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Monday, Nov. 14, 2016: Investigative journalism matters

On the weekend I went to hear Walter “Robby” Robinson,  the former head of the investigative team at the Boston Globe who was portrayed in the Oscar-winning 2015 movie Spotlight by Michael Keaton.

The paper’s Spotlight team exposed the coverup of widespread sexual abuse by Roman Catholic priests, which led to more than 20 priests being convicted and jailed, and a Pulitzer Prize that Robinson accepted for the team in 2003.

Robinson, now the Globe’s editor-at-large, was speaking at the University of B.C. on “Spotlight on the church: How sex abuse went unnoticed for so long, and what it took to expose it.”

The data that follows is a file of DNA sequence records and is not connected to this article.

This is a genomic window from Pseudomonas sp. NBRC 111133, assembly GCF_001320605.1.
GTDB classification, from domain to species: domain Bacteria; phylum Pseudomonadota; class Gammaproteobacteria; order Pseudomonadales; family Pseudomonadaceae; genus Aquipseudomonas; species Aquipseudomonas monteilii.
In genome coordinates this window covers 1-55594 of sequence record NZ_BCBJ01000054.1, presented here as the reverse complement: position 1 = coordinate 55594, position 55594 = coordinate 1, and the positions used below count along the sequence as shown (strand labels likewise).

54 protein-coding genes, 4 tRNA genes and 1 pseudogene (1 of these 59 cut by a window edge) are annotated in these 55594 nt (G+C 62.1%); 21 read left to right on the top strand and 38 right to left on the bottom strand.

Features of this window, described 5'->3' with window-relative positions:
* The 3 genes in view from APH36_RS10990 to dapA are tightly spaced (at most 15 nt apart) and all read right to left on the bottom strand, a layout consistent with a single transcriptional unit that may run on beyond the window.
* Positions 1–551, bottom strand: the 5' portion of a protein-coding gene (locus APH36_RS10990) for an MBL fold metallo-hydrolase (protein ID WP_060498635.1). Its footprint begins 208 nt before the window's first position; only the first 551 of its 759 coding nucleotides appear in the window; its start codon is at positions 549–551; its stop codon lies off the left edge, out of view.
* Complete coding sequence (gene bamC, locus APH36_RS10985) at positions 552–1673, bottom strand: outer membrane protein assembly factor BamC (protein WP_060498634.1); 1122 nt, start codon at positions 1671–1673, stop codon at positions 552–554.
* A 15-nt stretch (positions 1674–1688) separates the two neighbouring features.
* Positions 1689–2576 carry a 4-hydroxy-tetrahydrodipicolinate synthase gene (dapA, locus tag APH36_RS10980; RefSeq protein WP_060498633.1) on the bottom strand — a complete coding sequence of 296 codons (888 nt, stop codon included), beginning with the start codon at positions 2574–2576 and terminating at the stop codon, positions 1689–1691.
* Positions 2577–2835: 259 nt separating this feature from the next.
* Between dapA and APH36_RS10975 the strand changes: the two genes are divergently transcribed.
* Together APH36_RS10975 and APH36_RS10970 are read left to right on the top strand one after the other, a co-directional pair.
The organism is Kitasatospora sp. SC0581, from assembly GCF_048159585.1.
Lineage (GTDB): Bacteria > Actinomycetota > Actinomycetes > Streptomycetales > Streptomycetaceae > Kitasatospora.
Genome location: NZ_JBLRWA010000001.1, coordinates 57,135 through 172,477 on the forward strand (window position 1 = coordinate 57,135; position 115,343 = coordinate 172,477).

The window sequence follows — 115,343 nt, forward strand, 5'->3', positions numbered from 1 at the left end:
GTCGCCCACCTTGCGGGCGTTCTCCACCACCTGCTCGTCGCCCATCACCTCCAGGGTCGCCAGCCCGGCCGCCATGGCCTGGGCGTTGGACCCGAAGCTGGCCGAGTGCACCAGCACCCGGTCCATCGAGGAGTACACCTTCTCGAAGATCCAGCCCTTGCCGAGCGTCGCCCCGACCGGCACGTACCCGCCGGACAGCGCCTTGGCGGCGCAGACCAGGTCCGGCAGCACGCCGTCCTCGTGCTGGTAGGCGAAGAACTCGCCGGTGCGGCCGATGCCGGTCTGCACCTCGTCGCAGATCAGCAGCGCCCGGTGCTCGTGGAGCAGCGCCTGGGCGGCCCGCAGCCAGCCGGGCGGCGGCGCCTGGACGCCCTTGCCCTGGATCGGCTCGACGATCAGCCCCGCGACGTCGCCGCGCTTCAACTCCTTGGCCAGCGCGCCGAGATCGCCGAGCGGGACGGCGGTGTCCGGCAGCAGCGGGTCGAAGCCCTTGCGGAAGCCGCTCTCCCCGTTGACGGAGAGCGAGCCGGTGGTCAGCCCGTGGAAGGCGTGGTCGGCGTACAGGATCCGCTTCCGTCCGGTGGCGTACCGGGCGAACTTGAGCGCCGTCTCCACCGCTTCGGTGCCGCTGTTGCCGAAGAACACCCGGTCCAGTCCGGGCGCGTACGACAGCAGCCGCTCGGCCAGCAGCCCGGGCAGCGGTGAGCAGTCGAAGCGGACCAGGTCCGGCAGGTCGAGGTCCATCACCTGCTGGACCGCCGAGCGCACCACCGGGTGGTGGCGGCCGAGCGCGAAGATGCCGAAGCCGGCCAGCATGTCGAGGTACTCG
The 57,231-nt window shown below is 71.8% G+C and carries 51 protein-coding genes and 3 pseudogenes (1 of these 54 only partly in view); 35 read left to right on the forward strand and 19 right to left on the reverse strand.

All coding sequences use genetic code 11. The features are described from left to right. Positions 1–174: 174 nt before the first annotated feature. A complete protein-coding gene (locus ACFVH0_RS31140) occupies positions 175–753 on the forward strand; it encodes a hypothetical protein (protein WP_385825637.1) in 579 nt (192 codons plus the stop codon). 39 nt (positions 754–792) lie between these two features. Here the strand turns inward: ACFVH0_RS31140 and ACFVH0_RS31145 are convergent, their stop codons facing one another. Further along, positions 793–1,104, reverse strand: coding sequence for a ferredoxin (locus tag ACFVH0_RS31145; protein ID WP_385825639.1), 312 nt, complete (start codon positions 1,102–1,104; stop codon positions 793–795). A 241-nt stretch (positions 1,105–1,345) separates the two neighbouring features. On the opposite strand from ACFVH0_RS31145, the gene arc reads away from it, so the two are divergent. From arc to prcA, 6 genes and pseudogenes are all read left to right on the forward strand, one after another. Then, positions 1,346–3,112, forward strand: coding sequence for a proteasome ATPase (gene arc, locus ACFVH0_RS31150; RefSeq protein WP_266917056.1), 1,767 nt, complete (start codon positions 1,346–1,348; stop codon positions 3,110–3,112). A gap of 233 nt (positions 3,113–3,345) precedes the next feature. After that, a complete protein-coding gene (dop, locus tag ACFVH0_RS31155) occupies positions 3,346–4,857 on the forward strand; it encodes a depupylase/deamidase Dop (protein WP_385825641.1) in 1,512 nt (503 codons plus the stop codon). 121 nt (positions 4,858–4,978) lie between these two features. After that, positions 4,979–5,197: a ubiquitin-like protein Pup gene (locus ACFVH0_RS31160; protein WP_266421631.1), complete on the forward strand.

While he’s been called a hero, Robinson said the real heroes are the victims who came forward to tell their stories, many of them for the first time, some of them more than 50 years after they were abused.

I fear that with the death of so many newspapers and shrinking news staff of the ones surviving so far, that a scandal like the one in Boston wouldn’t be uncovered now.

The election of Donald Trump to the U.S. presidency is scandalous in itself. Robinson was asked in the Q&A after his talk about his take on it. He said Trump has such a hunger for attention, he may end up with the most transparent administration ever.

“Reporters are conflicted,” Robinson said. While they are horrified by the results, they realize it’s the most extraordinary story.